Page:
In 1999, Nevada passed a renewable portfolio standard (RPS) as part of their 1997 Electric Restructuring Legislation (AB 366). It required any electric providers in the state to acquire actual renewable electric generation or purchase renewable energy credits so that each utility had 1 percent of total consumption in renewables. However, on June 8, 2001, Nevada Governor Kenny Guinn signed SB 372, at the time the country's most aggressive renewable portfolio standard. The law requires that 15 percent of all electricity generated in Nevada be derived from new renewables by the year 2013.14

The 2001, revision to the RPS keeps in place Nevada's commitment to expand solar energy resources by requiring that at least 5 percent of the renewable energy projects must generate electricity from solar energy.14

In June 2005, the Nevada legislature passed a bill during a special legislative session that modified the Nevada RPS (Assembly Bill 03). The bill extends the deadline and raised the requirements of the RPS to 20 percent of sales by 2015.14

Expansion

An extension of the plant, which could generate another 18 megawatts of power, has been proposed. The Air Force has not yet decided whether to have the extension built, and its potential cost and size have not been determined, but the military sees considerable operational advantages in solar power.15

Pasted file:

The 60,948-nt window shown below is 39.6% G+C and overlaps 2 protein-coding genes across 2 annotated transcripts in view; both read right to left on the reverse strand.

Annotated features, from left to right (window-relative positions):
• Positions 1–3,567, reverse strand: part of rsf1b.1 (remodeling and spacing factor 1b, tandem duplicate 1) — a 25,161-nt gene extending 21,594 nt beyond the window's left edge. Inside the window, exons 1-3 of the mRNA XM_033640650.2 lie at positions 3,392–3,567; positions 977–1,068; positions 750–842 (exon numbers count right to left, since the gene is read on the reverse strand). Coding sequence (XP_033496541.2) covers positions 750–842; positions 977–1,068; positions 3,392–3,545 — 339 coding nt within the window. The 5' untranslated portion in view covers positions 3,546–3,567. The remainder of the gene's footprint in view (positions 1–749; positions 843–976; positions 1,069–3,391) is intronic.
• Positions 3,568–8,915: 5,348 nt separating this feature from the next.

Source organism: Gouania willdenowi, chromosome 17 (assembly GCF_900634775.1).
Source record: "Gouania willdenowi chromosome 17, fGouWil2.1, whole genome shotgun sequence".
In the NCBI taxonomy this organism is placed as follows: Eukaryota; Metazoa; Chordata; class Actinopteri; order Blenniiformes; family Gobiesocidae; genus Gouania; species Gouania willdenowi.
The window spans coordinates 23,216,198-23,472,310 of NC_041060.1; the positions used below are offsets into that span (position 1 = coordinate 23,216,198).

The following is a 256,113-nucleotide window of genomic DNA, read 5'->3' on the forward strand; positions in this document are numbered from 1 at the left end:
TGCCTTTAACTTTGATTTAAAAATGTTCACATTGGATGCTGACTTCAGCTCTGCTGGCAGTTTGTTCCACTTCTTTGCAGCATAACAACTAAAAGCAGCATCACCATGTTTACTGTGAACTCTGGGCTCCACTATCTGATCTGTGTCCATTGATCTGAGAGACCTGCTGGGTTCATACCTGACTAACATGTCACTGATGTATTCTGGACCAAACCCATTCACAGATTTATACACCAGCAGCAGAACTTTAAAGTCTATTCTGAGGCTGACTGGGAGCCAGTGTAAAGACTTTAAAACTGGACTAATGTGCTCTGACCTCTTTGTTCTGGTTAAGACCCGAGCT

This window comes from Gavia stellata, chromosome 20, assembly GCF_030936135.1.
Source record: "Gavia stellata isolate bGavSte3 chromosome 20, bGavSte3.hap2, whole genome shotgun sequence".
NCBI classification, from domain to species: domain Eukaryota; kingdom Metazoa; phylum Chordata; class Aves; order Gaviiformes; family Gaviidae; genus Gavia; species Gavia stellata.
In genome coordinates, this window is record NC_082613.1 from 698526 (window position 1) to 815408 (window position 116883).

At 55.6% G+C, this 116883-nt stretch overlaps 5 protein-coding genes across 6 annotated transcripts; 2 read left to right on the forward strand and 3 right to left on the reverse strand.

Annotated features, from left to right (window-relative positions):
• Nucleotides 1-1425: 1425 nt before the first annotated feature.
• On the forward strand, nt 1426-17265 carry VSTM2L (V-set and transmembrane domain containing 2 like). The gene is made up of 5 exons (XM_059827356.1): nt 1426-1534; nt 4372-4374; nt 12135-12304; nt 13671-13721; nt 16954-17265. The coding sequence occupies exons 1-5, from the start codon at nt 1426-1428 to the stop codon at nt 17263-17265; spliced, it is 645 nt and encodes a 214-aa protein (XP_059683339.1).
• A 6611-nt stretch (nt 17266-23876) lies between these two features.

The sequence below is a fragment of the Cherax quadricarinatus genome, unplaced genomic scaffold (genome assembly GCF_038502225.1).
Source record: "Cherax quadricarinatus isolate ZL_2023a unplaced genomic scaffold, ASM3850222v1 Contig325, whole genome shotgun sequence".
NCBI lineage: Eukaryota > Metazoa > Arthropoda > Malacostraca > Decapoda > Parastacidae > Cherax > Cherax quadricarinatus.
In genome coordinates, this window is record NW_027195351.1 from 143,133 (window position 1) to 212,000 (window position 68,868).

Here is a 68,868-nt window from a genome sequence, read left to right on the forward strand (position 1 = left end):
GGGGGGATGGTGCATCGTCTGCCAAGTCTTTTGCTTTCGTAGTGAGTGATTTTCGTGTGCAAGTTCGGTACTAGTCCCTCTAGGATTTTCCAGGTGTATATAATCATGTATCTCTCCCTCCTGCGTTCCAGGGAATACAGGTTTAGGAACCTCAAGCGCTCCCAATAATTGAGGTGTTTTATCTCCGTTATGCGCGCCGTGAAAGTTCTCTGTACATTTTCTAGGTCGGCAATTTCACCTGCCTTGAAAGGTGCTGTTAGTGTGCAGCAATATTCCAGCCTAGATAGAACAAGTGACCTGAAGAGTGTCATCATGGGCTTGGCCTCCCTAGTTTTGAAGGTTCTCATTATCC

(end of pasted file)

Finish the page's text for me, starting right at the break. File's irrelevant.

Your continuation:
Presidential visit

President Barack Obama addressed an audience of more than 450 people at the Nellis Solar Power Plant on May 27, 2009.

President Barack Obama visited the facility on May 27, 2009.1617

Production

Generation (GWh)18
Year January February March April May June July August September October November December Total
2007 1.497 0.859 0.398 2.754
2008 0.535 1.284 3.143 3.923 3.995 5.120 3.630 3.386 3.338 2.382 1.136 0.627 32.499
2009 0.624 1.073 3.155 3.651 4.230 3.106 3.672 4.258 3.525 2.323 1.571 0.821 31.999
2010 0.443 0.819 2.023 2.585 3.662 4.322 3.339 4.211 3.925 2.377 2.264 1.330 31.300
2011 1.447 1.940 2.432 3.392 3.745 4.286 3.135 3.681 2.632 2.535 1.553 1.347 32.125
Total 130.677

See also

References

External links